- A Beginner's Guide to Aperture and Depth of Field
- Camera Lens Guide: Things to Consider When Buying a Lens
- Use a large aperture (or the largest possible with your lens)
- Opt for a longer focal length
- Minimize the distance between your camera and the subject
- Maximize the distance between your subject and the background
When you look at portraits like the one above, one thing you might notice is the beautifully blurred background.
That blur - or bokeh - helps separate the model from the background, which makes her a stronger subject while also giving the photo some artistic flair at the same time.
There are a lot of different factors involved in creating a blurry background, which I'll outline momentarily.
But as Benjamin Jaworskyj explains in the video below, blurry backgrounds are often easier to achieve with more expensive lenses. So what do you do if you have a cheap lens?
Fortunately, your ability to create a blurry background doesn't only rest on your lens.
That means that even if you use something like the kit lens that came with your camera, there are things that you can do to make that background blurry.
Below, I outline the factors that influence the depth of field, or the area of the image that's in focus.
With a shallower depth of field, the area of focus is smaller and the background is blurrier.
Let's get to it!
Editor's Tip: Are you ready to take your portraits to another level? Learn why an 85mm lens is ideal for taking portraits.
How to Get a Blurry Background - Use a Large Aperture
One of the primary factors in determining whether the background is blurry or not is the size of the aperture you use.
The larger the aperture, the shallower the depth of field (all else being equal). That means that in the graphic above, using the aperture on the right will generate a blurrier background than the one on the left.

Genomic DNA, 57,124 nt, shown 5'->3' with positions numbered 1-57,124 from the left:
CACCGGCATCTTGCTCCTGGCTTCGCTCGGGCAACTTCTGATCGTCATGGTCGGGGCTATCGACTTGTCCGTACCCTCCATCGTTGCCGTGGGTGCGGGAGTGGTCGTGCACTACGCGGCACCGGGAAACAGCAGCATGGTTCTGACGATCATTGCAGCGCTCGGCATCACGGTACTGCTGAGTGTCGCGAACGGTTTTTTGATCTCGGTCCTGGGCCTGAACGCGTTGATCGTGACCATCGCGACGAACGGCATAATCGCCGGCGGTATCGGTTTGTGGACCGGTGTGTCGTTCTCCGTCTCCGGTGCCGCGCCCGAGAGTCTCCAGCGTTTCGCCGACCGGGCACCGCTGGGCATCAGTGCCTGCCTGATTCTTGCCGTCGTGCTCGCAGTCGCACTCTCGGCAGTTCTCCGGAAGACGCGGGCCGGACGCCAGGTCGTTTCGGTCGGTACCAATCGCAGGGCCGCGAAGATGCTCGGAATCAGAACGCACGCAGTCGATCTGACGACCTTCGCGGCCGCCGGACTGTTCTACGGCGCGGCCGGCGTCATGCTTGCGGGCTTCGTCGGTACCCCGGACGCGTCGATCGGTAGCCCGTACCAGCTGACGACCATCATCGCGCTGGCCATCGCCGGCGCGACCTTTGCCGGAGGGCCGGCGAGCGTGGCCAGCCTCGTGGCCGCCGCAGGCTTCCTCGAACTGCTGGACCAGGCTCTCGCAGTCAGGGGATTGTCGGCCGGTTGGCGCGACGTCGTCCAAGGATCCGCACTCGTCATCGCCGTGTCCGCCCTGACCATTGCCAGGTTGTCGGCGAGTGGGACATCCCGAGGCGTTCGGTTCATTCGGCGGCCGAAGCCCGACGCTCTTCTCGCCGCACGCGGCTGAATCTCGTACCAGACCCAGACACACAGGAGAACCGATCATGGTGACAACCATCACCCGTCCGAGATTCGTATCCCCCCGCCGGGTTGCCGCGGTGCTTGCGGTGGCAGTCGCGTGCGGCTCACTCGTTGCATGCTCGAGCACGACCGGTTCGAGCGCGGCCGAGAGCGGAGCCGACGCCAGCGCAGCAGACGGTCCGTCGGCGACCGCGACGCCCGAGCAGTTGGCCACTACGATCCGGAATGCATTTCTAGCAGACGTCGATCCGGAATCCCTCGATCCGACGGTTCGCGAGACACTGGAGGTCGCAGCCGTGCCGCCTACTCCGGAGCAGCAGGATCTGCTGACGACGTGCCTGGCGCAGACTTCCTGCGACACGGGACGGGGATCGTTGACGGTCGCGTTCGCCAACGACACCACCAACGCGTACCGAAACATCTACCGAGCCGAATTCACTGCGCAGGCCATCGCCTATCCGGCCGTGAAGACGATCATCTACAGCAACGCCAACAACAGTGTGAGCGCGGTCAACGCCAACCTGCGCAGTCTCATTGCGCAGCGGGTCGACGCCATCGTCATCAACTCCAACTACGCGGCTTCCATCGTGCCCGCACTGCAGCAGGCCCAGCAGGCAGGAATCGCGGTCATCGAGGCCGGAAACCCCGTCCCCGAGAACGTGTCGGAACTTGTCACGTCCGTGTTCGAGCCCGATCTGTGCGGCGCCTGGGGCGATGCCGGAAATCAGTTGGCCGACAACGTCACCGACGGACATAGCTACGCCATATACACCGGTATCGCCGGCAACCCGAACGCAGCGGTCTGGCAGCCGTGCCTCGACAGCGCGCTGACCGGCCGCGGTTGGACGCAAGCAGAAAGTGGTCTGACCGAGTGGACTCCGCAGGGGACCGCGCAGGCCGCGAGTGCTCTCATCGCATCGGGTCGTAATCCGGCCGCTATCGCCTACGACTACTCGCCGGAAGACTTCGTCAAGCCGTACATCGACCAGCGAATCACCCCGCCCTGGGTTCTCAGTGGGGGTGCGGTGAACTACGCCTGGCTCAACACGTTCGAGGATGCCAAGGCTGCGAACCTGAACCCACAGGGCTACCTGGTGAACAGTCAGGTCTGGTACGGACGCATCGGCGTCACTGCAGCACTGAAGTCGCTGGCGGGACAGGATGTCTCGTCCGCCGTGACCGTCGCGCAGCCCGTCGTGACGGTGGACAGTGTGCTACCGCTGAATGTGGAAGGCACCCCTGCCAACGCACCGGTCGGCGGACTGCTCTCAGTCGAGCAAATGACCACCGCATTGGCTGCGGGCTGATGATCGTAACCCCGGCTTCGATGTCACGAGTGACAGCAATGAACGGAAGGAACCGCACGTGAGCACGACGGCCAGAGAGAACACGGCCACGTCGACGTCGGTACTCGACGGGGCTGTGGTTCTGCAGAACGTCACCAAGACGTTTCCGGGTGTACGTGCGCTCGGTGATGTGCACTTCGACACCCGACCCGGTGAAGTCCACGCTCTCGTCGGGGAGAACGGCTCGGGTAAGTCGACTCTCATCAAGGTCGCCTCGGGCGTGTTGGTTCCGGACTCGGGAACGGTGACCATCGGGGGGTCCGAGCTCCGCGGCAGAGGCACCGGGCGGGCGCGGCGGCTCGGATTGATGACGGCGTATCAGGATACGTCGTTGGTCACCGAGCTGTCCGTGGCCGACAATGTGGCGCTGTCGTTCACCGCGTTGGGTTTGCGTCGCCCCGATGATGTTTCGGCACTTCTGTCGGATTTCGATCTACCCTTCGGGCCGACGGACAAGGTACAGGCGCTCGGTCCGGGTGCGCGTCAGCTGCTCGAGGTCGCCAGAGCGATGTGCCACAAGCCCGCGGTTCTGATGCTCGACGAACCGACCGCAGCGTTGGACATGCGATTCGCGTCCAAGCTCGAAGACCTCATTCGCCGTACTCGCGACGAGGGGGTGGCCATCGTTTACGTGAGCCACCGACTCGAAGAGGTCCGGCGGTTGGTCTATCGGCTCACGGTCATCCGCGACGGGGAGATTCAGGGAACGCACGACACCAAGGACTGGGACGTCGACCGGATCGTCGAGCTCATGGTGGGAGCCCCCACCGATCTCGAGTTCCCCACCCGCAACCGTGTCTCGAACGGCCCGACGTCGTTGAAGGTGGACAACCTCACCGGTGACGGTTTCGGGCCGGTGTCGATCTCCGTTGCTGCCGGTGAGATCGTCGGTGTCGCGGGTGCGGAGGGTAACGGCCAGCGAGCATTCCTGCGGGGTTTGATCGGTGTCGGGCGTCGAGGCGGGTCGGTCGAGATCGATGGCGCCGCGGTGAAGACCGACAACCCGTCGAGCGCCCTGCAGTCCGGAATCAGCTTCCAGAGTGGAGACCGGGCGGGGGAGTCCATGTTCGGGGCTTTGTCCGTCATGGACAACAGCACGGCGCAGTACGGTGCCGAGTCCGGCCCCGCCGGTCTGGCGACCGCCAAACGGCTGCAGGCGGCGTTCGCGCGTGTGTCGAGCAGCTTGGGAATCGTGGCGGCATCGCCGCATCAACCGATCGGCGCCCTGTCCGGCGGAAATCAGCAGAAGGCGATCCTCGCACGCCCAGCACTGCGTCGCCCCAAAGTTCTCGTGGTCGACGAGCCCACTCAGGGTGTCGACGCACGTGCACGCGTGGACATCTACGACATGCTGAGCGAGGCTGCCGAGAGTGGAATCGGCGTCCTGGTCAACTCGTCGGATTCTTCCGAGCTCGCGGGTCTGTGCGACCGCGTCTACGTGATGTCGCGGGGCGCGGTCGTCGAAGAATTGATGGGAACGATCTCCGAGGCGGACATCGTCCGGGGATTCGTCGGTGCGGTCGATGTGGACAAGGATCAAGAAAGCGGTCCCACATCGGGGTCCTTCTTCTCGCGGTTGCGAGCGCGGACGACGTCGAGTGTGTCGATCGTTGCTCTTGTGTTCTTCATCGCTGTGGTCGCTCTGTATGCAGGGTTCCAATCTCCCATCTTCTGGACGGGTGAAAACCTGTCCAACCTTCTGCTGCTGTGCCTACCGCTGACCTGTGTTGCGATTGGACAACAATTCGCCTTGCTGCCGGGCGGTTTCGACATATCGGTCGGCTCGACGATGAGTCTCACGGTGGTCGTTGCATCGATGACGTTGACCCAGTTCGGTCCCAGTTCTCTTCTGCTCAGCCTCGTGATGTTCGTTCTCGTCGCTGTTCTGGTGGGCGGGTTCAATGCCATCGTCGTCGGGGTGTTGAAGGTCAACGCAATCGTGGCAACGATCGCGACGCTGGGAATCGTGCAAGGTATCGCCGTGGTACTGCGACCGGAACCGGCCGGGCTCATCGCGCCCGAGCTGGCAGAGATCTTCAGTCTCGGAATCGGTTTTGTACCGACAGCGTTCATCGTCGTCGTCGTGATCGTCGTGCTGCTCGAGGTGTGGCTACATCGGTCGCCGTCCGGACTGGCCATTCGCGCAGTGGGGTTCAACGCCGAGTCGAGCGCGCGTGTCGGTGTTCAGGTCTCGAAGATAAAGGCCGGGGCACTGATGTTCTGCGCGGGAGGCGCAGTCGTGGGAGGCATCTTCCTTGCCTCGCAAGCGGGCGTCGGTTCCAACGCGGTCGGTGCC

So, if you take a portrait using an aperture of f/1.4 and then the same portrait again under the same conditions but use an aperture of f/3.5, the first image will have a blurrier background.
The problem here is that lenses with huge apertures like f/1.2 and f/1.4 are often very, very expensive. That means unless you can find a great deal on a used lens, you might need to rely on a cheaper lens like the one that came with your camera.
Let's assume that your kit lens is something like an 18-55mm f/3.5-5.6.
In that case, you'd want to use the largest aperture possible, which is f/3.5.
But note that on a zoom lens like this, that f/3.5 aperture is only possible when you're using the shortest focal length, in this case, 18mm.
As Benjamin notes in the video, the focal length you use also influences the blurriness of the background.
In this case, shooting at 18mm produces less background blur than shooting at 55mm, all else being equal. In looking at the image above, the lenses to the right would produce more background blur than those to the left.
What Benjamin does is prioritize the focal length over the aperture, and chooses to shoot at his lens's longest focal length (60mm) and the largest aperture at that focal length (f/5.6).
But Wait...There's Other Factors That Influence Depth of Field
YouTube Screenshot/Benjamin Jaworskyj
So, large apertures and longer focal lengths get you a blurrier background.
But another factor - distance from the camera to the subject - influences how blurry the background is as well.
As you can see in the screenshot above, shooting from a distance of about two feet away at 60mm and f/5.6 gets a nicely blurred background.
Editor's Tip: Prime lenses typically offer sharper performance than zoom lenses. Learn why a prime lens is a great investment for any photographer.
YouTube Screenshot/Benjamin Jaworskyj
However, that background blur becomes even better when Benjamin gets in closer and takes a shot from just a few inches away from the flower.
What's more, the further away the background elements are from the subject, the blurrier they will be.
Granted, you don't have much control over the distance between objects in a landscape, but if you're photographing a person, moving them further away from the background features will result in better blur.
That means that when you're trying to blur the background in your images as shown in the image above, you need to balance the following factors:
If you can do that, you can get nicely blurred backgrounds, even with a cheap lens!
Speaking of cheap lenses...
If you want to upgrade your kit lens to something a little more capable, then consider buying a pre-owned, higher-end lens.
By buying used glass, you can stretch your budget further, get better blurry backgrounds, and get a more capable lens for less. What's not to like about that?